Lately we’ve registered some complaints about the start-stop system in our new BMW 328i. It mimics a hybrid car by shutting down the engine at stops, rather than wasting fuel idling. It sounds like a great idea in theory.
One of the latest in a suite of fuel-saving technologies to aid manufacturers in reaching ambitious new federal mpg targets, a start-stop system shuts down the engine when the car stops and automatically restarts it as soon as you take your foot off the brake pedal. Many hybrid cars have done this for years as part of their overall strategy to save fuel. But with their expensive batteries, hybrid systems are costly, whereas start-stop systems are relatively cheap to implement.
Start-stop systems have been popular in Europe since the 1980s, but it’s a foreign concept here in the good-old U.S of A. If each car in the United States idles just six minutes per day, about 3 billion gallons of fuel are wasted annually, according to Argonne National Labs (pdf). That adds up to more than $10 billion a year spent going nowhere and much of that money leaves the country. Put another way, automakers say start-stop can achieve a real-world fuel economy boost of between 3 and 7 percent, depending on idle time.
We’ve tested several cars with start-stop systems recently: the BMW 328i and Porsche Cayenne with simple start-stop systems, as well as the Chevrolet Malibu Eco, Honda Civic Hybrid, Toyota Camry Hybrid, and a seemingly constant string of Prius variations. And we’ve found the key to success is in the execution.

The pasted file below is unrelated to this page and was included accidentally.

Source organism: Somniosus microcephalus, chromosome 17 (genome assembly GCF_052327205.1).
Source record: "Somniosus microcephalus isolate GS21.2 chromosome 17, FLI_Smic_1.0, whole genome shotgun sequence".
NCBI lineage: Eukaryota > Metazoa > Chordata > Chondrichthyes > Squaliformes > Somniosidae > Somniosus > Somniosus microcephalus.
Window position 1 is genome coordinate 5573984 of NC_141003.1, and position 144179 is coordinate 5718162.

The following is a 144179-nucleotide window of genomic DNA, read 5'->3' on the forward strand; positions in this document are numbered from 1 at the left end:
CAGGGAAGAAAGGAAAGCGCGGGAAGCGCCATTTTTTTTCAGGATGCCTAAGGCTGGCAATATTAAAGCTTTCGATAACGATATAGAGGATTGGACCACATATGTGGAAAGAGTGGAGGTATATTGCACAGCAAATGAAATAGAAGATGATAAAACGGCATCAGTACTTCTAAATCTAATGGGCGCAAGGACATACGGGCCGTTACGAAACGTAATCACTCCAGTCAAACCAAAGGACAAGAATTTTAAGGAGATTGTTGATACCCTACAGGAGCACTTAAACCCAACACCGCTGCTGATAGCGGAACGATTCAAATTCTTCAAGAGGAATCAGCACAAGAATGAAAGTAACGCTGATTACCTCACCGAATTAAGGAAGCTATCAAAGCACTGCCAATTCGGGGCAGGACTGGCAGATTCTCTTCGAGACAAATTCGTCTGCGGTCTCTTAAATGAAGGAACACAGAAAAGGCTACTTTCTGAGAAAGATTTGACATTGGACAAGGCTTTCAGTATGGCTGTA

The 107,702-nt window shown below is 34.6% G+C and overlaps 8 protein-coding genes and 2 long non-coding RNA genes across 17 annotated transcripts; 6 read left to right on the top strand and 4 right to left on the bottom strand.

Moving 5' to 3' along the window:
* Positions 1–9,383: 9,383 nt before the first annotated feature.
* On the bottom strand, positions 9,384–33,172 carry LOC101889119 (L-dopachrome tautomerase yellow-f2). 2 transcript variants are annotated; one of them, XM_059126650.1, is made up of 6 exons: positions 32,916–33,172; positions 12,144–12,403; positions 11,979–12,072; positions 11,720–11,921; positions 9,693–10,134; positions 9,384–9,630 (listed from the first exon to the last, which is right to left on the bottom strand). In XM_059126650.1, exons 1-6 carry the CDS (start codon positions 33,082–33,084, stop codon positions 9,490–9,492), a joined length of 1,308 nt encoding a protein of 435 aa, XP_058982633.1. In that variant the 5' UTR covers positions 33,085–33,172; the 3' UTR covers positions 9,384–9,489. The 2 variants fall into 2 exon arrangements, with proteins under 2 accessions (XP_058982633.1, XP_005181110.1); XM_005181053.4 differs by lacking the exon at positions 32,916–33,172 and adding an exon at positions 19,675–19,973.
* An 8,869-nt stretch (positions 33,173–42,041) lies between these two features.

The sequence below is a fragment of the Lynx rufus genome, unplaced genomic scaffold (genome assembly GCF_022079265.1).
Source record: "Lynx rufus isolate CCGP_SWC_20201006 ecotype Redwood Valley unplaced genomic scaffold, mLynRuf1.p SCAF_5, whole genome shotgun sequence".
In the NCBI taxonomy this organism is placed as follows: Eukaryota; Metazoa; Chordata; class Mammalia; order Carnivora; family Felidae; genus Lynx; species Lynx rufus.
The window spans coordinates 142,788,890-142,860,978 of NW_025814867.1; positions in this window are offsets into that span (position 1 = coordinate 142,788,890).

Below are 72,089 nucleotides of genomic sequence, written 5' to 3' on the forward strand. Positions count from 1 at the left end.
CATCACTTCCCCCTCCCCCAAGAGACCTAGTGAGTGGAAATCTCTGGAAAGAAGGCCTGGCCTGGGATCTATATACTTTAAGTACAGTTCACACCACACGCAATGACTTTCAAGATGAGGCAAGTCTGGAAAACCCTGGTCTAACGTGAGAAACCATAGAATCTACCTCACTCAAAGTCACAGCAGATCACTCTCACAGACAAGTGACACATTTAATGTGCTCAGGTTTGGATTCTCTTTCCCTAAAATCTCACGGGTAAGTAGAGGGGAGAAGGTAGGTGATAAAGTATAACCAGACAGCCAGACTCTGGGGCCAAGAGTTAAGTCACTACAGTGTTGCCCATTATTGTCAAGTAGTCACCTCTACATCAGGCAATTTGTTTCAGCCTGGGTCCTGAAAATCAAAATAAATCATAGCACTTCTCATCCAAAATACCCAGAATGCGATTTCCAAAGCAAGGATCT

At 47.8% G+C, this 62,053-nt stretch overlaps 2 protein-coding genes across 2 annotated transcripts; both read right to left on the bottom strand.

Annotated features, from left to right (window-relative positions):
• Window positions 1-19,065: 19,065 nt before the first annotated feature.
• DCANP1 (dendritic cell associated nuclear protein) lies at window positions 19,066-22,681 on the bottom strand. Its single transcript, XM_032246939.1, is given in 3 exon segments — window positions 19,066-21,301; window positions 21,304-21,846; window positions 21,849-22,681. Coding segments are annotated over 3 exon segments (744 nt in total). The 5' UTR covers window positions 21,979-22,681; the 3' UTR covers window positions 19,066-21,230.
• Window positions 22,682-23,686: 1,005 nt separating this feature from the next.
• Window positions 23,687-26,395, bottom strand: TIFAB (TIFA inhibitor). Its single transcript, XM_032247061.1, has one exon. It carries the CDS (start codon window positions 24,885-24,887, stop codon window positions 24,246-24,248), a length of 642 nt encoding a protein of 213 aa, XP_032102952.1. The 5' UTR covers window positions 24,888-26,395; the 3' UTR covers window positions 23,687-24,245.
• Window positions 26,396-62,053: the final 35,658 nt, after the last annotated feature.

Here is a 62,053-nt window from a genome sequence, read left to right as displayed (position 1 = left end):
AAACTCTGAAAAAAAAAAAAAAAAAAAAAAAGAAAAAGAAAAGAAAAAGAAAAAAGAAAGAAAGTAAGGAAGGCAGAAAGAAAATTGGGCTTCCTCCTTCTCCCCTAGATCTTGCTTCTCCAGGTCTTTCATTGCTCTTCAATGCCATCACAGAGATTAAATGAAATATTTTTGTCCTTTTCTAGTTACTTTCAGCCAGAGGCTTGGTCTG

In driving the 328i, as well as the Cayenne last year, several of our testers complained that the engine was rough when restarting—a particular concern in a high-priced luxury vehicle. Most of our 328i drivers said they used the defeat switch next to the ignition to keep the engine running.
In two days of driving the 328i recently, including some New York City stop-and-go, I found system didn’t bother me—or at least I thought the trade off was worth it not to waste the gas. That is, so long as the air conditioning wasn’t affected and it wasn’t because if the cabin gets too hot, the car is smart enough to restart even if your foot is firmly on the brake. Nonetheless, the car would shudder with a jolt when the engine suddenly restarted. Clearly not a $43,000 experience. After just getting out of a long weekend with the Chevrolet Malibu Eco, the contrast was startling. The redesigned Chevy delivered silky-smooth restarts every time.
Our experience shows that start-stop systems work as intended. In our own city course that we use for fuel economy testing, the 328i showed a 1-mpg improvement which accounted for a 5.3 percent improvement compared to running the test with the feature defeated.
Unfortunately, stop-start systems are not rewarded under U.S. fuel economy regulations, as they are elsewhere in the world. Under the driving cycle the EPA uses to test fuel economy, cars spend almost no time idling. This doesn’t comport with the modern reality in most, urban and suburban areas in the United States today. Nevertheless, as our tests show, this feature has its merits as long as it works unobtrusively.
Everybody wants a car that’s more sparing with fuel so let’s pick the low-hanging fruit in improving fuel economy: Stop idling!